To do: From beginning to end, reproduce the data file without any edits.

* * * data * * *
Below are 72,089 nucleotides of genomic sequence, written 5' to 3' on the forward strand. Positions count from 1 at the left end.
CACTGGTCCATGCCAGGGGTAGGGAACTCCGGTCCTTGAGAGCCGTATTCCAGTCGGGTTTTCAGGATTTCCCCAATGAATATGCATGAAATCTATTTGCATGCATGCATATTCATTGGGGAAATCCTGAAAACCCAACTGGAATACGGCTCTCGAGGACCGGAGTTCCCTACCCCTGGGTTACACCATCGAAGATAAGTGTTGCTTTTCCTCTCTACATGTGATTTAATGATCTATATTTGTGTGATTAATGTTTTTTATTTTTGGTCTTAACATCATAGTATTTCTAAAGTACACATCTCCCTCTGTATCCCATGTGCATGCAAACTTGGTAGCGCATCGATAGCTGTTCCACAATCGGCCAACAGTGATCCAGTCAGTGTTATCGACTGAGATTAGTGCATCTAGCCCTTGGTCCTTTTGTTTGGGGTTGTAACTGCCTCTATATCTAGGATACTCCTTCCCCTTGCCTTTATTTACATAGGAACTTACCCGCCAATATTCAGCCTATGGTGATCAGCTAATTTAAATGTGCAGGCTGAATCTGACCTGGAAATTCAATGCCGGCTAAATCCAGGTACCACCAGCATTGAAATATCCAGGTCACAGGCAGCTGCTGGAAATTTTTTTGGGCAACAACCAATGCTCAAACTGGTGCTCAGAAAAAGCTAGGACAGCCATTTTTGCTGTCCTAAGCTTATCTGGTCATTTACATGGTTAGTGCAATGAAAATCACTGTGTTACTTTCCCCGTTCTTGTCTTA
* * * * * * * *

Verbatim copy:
Below are 72,089 nucleotides of genomic sequence, written 5' to 3' on the forward strand. Positions count from 1 at the left end.
CACTGGTCCATGCCAGGGGTAGGGAACTCCGGTCCTTGAGAGCCGTATTCCAGTCGGGTTTTCAGGATTTCCCCAATGAATATGCATGAAATCTATTTGCATGCATGCATATTCATTGGGGAAATCCTGAAAACCCAACTGGAATACGGCTCTCGAGGACCGGAGTTCCCTACCCCTGGGTTACACCATCGAAGATAAGTGTTGCTTTTCCTCTCTACATGTGATTTAATGATCTATATTTGTGTGATTAATGTTTTTTATTTTTGGTCTTAACATCATAGTATTTCTAAAGTACACATCTCCCTCTGTATCCCATGTGCATGCAAACTTGGTAGCGCATCGATAGCTGTTCCACAATCGGCCAACAGTGATCCAGTCAGTGTTATCGACTGAGATTAGTGCATCTAGCCCTTGGTCCTTTTGTTTGGGGTTGTAACTGCCTCTATATCTAGGATACTCCTTCCCCTTGCCTTTATTTACATAGGAACTTACCCGCCAATATTCAGCCTATGGTGATCAGCTAATTTAAATGTGCAGGCTGAATCTGACCTGGAAATTCAATGCCGGCTAAATCCAGGTACCACCAGCATTGAAATATCCAGGTCACAGGCAGCTGCTGGAAATTTTTTTGGGCAACAACCAATGCTCAAACTGGTGCTCAGAAAAAGCTAGGACAGCCATTTTTGCTGTCCTAAGCTTATCTGGTCATTTACATGGTTAGTGCAATGAAAATCACTGTGTTACTTTCCCCGTTCTTGTCTTA